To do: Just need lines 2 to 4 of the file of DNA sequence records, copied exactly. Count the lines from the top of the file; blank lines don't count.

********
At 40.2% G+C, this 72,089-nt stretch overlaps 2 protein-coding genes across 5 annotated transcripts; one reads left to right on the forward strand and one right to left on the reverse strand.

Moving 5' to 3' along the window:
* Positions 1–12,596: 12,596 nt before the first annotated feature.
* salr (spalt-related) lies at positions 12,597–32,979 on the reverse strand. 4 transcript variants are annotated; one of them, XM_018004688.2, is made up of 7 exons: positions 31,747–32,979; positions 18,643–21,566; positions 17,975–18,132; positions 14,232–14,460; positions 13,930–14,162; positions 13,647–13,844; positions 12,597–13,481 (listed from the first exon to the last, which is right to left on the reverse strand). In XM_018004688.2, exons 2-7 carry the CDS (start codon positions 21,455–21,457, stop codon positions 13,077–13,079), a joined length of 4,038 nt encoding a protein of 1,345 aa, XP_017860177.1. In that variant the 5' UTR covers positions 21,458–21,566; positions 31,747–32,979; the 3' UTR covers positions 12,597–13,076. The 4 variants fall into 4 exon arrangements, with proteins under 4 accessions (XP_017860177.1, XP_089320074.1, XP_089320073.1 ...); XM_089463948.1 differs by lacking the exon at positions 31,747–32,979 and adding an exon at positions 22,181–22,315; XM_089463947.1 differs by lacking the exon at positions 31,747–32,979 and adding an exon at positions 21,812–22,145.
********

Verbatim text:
Moving 5' to 3' along the window:
* Positions 1–12,596: 12,596 nt before the first annotated feature.
* salr (spalt-related) lies at positions 12,597–32,979 on the reverse strand. 4 transcript variants are annotated; one of them, XM_018004688.2, is made up of 7 exons: positions 31,747–32,979; positions 18,643–21,566; positions 17,975–18,132; positions 14,232–14,460; positions 13,930–14,162; positions 13,647–13,844; positions 12,597–13,481 (listed from the first exon to the last, which is right to left on the reverse strand). In XM_018004688.2, exons 2-7 carry the CDS (start codon positions 21,455–21,457, stop codon positions 13,077–13,079), a joined length of 4,038 nt encoding a protein of 1,345 aa, XP_017860177.1. In that variant the 5' UTR covers positions 21,458–21,566; positions 31,747–32,979; the 3' UTR covers positions 12,597–13,076. The 4 variants fall into 4 exon arrangements, with proteins under 4 accessions (XP_017860177.1, XP_089320074.1, XP_089320073.1 ...); XM_089463948.1 differs by lacking the exon at positions 31,747–32,979 and adding an exon at positions 22,181–22,315; XM_089463947.1 differs by lacking the exon at positions 31,747–32,979 and adding an exon at positions 21,812–22,145.